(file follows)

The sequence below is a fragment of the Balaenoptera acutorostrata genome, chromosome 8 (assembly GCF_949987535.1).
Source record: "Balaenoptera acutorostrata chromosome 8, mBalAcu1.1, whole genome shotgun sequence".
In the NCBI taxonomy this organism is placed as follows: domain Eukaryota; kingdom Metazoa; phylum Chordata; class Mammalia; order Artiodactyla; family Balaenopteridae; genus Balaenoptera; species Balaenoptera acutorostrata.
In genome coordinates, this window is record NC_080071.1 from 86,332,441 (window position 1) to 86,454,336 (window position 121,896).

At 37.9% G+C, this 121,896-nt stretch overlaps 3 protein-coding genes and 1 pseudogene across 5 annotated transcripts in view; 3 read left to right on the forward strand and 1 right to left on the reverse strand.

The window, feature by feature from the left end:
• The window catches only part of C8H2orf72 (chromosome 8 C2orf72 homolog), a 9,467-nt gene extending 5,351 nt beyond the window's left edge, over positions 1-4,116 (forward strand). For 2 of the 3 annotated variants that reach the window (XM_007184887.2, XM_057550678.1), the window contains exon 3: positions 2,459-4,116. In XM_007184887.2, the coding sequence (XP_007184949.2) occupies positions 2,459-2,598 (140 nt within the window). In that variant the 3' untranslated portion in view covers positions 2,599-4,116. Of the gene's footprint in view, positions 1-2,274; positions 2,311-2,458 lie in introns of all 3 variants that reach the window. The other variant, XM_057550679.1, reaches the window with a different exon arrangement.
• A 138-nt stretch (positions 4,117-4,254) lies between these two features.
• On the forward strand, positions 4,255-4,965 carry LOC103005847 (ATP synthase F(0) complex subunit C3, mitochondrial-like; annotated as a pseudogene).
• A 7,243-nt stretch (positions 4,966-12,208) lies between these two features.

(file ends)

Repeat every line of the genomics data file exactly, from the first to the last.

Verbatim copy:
The sequence below is a fragment of the Balaenoptera acutorostrata genome, chromosome 8 (assembly GCF_949987535.1).
Source record: "Balaenoptera acutorostrata chromosome 8, mBalAcu1.1, whole genome shotgun sequence".
In the NCBI taxonomy this organism is placed as follows: domain Eukaryota; kingdom Metazoa; phylum Chordata; class Mammalia; order Artiodactyla; family Balaenopteridae; genus Balaenoptera; species Balaenoptera acutorostrata.
In genome coordinates, this window is record NC_080071.1 from 86,332,441 (window position 1) to 86,454,336 (window position 121,896).

At 37.9% G+C, this 121,896-nt stretch overlaps 3 protein-coding genes and 1 pseudogene across 5 annotated transcripts in view; 3 read left to right on the forward strand and 1 right to left on the reverse strand.

The window, feature by feature from the left end:
• The window catches only part of C8H2orf72 (chromosome 8 C2orf72 homolog), a 9,467-nt gene extending 5,351 nt beyond the window's left edge, over positions 1-4,116 (forward strand). For 2 of the 3 annotated variants that reach the window (XM_007184887.2, XM_057550678.1), the window contains exon 3: positions 2,459-4,116. In XM_007184887.2, the coding sequence (XP_007184949.2) occupies positions 2,459-2,598 (140 nt within the window). In that variant the 3' untranslated portion in view covers positions 2,599-4,116. Of the gene's footprint in view, positions 1-2,274; positions 2,311-2,458 lie in introns of all 3 variants that reach the window. The other variant, XM_057550679.1, reaches the window with a different exon arrangement.
• A 138-nt stretch (positions 4,117-4,254) lies between these two features.
• On the forward strand, positions 4,255-4,965 carry LOC103005847 (ATP synthase F(0) complex subunit C3, mitochondrial-like; annotated as a pseudogene).
• A 7,243-nt stretch (positions 4,966-12,208) lies between these two features.